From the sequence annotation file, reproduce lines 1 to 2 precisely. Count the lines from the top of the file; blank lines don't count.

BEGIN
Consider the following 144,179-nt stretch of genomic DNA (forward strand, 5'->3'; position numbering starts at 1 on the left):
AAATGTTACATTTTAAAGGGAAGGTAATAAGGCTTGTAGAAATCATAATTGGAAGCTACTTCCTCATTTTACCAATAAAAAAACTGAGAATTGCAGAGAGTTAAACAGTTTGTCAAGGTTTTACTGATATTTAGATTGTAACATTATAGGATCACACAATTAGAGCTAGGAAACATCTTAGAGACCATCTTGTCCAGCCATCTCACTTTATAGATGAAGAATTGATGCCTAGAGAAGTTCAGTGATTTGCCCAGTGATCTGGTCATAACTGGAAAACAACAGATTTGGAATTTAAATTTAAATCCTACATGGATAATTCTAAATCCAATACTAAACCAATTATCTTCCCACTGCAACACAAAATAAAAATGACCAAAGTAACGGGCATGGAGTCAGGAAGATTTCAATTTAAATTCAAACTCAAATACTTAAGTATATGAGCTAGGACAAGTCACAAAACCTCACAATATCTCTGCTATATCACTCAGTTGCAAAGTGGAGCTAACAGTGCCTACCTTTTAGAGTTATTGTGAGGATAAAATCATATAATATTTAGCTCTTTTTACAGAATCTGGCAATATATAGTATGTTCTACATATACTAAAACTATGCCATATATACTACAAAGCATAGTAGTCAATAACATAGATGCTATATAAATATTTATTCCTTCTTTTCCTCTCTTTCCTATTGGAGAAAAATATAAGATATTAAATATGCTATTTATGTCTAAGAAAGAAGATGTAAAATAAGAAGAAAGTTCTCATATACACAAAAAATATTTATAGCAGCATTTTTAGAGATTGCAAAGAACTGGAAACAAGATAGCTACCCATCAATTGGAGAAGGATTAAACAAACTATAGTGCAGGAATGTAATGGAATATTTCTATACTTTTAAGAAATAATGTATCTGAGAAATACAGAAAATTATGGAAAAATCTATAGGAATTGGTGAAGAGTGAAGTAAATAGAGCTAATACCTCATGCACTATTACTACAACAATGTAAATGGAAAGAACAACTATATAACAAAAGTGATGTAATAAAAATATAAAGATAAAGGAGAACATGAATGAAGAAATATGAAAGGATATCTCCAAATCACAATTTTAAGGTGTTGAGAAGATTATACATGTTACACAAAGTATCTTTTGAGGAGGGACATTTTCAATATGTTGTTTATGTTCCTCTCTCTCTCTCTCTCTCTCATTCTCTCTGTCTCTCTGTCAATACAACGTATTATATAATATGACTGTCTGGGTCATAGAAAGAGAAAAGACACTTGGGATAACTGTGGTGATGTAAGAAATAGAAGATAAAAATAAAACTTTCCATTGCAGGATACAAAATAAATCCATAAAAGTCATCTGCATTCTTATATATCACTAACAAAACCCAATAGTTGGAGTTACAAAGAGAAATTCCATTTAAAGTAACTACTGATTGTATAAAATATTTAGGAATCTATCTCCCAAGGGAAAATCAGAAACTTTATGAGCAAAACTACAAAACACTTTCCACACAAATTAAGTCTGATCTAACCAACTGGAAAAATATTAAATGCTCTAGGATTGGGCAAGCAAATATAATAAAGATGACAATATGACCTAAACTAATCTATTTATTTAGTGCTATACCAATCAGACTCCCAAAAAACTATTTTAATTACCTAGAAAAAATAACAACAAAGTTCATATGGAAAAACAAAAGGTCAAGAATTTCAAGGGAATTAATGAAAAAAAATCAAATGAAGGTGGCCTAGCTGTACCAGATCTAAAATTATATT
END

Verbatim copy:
Consider the following 144,179-nt stretch of genomic DNA (forward strand, 5'->3'; position numbering starts at 1 on the left):
AAATGTTACATTTTAAAGGGAAGGTAATAAGGCTTGTAGAAATCATAATTGGAAGCTACTTCCTCATTTTACCAATAAAAAAACTGAGAATTGCAGAGAGTTAAACAGTTTGTCAAGGTTTTACTGATATTTAGATTGTAACATTATAGGATCACACAATTAGAGCTAGGAAACATCTTAGAGACCATCTTGTCCAGCCATCTCACTTTATAGATGAAGAATTGATGCCTAGAGAAGTTCAGTGATTTGCCCAGTGATCTGGTCATAACTGGAAAACAACAGATTTGGAATTTAAATTTAAATCCTACATGGATAATTCTAAATCCAATACTAAACCAATTATCTTCCCACTGCAACACAAAATAAAAATGACCAAAGTAACGGGCATGGAGTCAGGAAGATTTCAATTTAAATTCAAACTCAAATACTTAAGTATATGAGCTAGGACAAGTCACAAAACCTCACAATATCTCTGCTATATCACTCAGTTGCAAAGTGGAGCTAACAGTGCCTACCTTTTAGAGTTATTGTGAGGATAAAATCATATAATATTTAGCTCTTTTTACAGAATCTGGCAATATATAGTATGTTCTACATATACTAAAACTATGCCATATATACTACAAAGCATAGTAGTCAATAACATAGATGCTATATAAATATTTATTCCTTCTTTTCCTCTCTTTCCTATTGGAGAAAAATATAAGATATTAAATATGCTATTTATGTCTAAGAAAGAAGATGTAAAATAAGAAGAAAGTTCTCATATACACAAAAAATATTTATAGCAGCATTTTTAGAGATTGCAAAGAACTGGAAACAAGATAGCTACCCATCAATTGGAGAAGGATTAAACAAACTATAGTGCAGGAATGTAATGGAATATTTCTATACTTTTAAGAAATAATGTATCTGAGAAATACAGAAAATTATGGAAAAATCTATAGGAATTGGTGAAGAGTGAAGTAAATAGAGCTAATACCTCATGCACTATTACTACAACAATGTAAATGGAAAGAACAACTATATAACAAAAGTGATGTAATAAAAATATAAAGATAAAGGAGAACATGAATGAAGAAATATGAAAGGATATCTCCAAATCACAATTTTAAGGTGTTGAGAAGATTATACATGTTACACAAAGTATCTTTTGAGGAGGGACATTTTCAATATGTTGTTTATGTTCCTCTCTCTCTCTCTCTCTCTCATTCTCTCTGTCTCTCTGTCAATACAACGTATTATATAATATGACTGTCTGGGTCATAGAAAGAGAAAAGACACTTGGGATAACTGTGGTGATGTAAGAAATAGAAGATAAAAATAAAACTTTCCATTGCAGGATACAAAATAAATCCATAAAAGTCATCTGCATTCTTATATATCACTAACAAAACCCAATAGTTGGAGTTACAAAGAGAAATTCCATTTAAAGTAACTACTGATTGTATAAAATATTTAGGAATCTATCTCCCAAGGGAAAATCAGAAACTTTATGAGCAAAACTACAAAACACTTTCCACACAAATTAAGTCTGATCTAACCAACTGGAAAAATATTAAATGCTCTAGGATTGGGCAAGCAAATATAATAAAGATGACAATATGACCTAAACTAATCTATTTATTTAGTGCTATACCAATCAGACTCCCAAAAAACTATTTTAATTACCTAGAAAAAATAACAACAAAGTTCATATGGAAAAACAAAAGGTCAAGAATTTCAAGGGAATTAATGAAAAAAAATCAAATGAAGGTGGCCTAGCTGTACCAGATCTAAAATTATATT